What this means—especially when we see that all cells in all life forms are constructed on the same essential plan—is, again, that all of evolution, all the creatures before me, have brought the planet and its creatures, its basic plan for life, to the stage that has produced me, that has allowed me to exist, to breathe, to walk, to sleep, to grasp, to think, most of which is no individual achievement of mine. And every other thing in my world—rocks, plants, water, leaves, trees, grass—is similarly the product of countless eons and adaptations, and so deserving not only of my respect, as kin, but of my gratitude, as progenitors.

Which is what we are left with in the end if we are truly aware: gratitude for this very moment, and all that it contains (simply contemplating the fact that what will transpire in this moment, and the next, is utterly unknowable, is the edge of a monumentally incomprehensible Niagara of happenings and changings that is literally creating the world anew as it creates me, is dizzying), and the very fact that I can at this moment even contemplate it, appreciate it, be grateful for it. This is, I gather, what love is. Love in its most exalted sense. Simple gratitude for being. For the fact of my being. For the fact of my being able to be. And it can be contemplated and appreciated in any one of a billion ways, on any one of a billion levels—my breathing, the air I breathe which has been exhaled by green plants; the bacteria which have made and make the soil and all else of importance including my very cells; the rocks which have been composed over eons of flowing lava and compressed into their individual shapes and pounded into sand and soil and, ultimately, me; the fish and clams and salmon and birds and whales and raccoons and crows and swallows and spiders and fungi and the whole panoply of creation. All of which, each element of which has an indispensable function in making us, as humans, possible. Most of us, most of the time, necessarily ignore all this. Are completely unaware of how much has been done and suffered by so many for so long so that we can breathe, eat, walk, leap, laugh, talk, think. But in a real sense this awareness is what we are for. We are that which can become aware of all this, appreciate it, consciously foster it—though we can do almost nothing to create it in the sense that a bee makes honey or a plant makes oxygen or worms make soil or bacteria make just about everything. Indeed, with respect to these great workers, we are the useless organism. The functionless organism. And for that we should be far less cavalier, and far more grateful that we have even been allowed to be.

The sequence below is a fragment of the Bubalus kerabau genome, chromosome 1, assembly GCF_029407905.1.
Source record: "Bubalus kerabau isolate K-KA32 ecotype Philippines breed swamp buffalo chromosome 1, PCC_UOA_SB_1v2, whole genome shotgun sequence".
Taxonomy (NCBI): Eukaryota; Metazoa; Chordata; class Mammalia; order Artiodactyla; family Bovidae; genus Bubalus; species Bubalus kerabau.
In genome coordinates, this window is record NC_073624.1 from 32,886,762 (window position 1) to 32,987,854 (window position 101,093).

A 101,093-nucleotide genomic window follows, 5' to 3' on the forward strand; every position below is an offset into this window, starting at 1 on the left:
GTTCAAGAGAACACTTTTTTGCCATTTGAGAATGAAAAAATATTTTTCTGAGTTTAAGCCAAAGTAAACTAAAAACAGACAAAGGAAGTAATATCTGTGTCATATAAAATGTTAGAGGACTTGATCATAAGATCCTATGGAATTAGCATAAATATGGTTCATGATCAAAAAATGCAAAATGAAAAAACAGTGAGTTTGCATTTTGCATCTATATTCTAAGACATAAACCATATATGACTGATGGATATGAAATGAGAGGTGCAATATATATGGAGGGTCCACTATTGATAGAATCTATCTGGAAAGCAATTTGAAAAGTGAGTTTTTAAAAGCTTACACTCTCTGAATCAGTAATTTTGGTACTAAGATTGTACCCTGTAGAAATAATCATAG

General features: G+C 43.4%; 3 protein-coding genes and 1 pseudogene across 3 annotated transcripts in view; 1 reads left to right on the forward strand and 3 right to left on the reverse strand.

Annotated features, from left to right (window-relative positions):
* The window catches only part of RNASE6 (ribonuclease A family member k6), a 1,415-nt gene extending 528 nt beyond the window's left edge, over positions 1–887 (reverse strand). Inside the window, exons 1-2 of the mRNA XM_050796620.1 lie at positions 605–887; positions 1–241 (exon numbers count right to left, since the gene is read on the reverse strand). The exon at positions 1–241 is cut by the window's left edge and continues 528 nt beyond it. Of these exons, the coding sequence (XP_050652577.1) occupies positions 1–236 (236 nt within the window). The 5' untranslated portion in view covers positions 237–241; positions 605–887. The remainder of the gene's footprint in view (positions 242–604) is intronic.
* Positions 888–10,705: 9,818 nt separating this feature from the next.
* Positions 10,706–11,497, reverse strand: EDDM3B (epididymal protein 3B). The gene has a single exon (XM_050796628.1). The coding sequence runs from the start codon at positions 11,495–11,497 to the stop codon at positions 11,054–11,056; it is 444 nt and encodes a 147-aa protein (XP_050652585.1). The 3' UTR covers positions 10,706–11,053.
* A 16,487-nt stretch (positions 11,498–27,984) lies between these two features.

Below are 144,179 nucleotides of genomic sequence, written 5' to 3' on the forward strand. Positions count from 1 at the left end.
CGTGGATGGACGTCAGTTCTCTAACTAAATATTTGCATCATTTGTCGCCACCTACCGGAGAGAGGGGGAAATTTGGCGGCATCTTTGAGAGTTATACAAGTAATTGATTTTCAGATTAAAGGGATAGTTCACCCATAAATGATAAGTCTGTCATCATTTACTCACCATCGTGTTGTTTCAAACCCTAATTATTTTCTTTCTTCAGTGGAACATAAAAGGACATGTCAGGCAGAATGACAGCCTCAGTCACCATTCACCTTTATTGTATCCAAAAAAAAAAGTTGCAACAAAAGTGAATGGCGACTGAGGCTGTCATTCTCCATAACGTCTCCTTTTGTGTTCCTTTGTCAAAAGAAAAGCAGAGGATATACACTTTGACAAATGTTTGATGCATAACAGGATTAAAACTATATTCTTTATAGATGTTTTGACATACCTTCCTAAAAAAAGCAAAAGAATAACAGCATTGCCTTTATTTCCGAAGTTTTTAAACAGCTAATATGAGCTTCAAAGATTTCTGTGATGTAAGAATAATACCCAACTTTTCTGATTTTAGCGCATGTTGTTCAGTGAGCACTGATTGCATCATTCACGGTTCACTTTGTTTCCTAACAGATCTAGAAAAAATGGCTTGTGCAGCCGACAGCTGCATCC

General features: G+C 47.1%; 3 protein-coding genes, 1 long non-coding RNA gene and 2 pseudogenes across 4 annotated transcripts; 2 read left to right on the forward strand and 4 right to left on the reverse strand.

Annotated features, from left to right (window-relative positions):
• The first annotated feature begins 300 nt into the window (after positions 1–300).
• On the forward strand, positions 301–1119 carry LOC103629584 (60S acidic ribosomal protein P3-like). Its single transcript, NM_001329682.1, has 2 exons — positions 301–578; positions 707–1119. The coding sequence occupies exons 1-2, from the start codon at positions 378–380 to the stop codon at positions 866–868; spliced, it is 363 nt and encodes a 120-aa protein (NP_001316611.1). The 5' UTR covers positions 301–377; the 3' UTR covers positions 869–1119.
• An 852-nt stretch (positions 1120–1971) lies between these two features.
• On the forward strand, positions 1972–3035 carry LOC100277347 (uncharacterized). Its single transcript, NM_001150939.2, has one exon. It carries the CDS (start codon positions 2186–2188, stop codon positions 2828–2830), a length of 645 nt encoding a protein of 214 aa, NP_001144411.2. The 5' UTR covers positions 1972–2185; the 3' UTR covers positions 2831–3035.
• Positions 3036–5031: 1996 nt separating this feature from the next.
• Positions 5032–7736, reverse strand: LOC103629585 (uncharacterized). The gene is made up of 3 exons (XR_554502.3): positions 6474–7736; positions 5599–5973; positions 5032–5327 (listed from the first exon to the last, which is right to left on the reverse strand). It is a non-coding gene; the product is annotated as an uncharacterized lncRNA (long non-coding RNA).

“God,”in this sense, is simply a shortcut, or shorthand, (or perhaps short-circuit) for expressing all this. And it may be a greater disservice to the truth and vastness of it all than was the old polytheistic view of those whom we call, in our arrogance and ignorance, primitives or pagans. Because at least their spiritual systems were attempts to comprehend and appreciate the multiplicity and interdependence of it all. Our “one god” concept induces us to forget, makes it too easy to simply say, ‘It’s up to Big Daddy in the sky, he who loves and fosters me above all others and in a pinch will massacre all others on my behalf, so I can forget all else, forget my responsibility for it and to it.’ No. Because that’s precisely the problem—forgetting it, taking it all for granted. And that was something the old native tribes, the tribal peoples, at least tried not to do. They had ways of expressing their debt to it all, as for instance, when they would express gratitude, propitiation and guilt for taking the lives of animals like bison, or fish like salmon, to whom they expressed their gratitude, their awareness of their dependence upon, by figuring them as their gods. We, in our arrogance and ignorance, simply package all our consumables (ugly word) in plastic, and seldom if ever take the time to feel that it is an animal or a fish or a fruit we are consuming; seizing energy, our very lives, from. We expend, in fact, endless energy to remain unaware of what it is we are doing when we eat. The same with all else that we plunder and consume and kill: we don’t want to know. Thus, knowing, not in the sense of grasping so as to collect and exploit more of that which we ‘know,’ but in the sense of awareness, of cultivating respect for the inexpressible depth of that which we are using and benefiting from—this may be what we are for. This may be the one sense in which a notion of meaning or progress can be considered. And it is not at all clear if it is enough. Not with all the waste we have already piled up, with all the planetary mayhem we have already caused and continue to cause and plan to cause. Not, that is, unless something like awareness can eventually touch enough of us, in sufficient numbers, to exhale a very large, collective “enough;” we can do this no longer. It is too cruel, too unconscious, too dismissive of all that is, of all we are.

That might, if we are lucky, mean something.

Lawrence DiStasi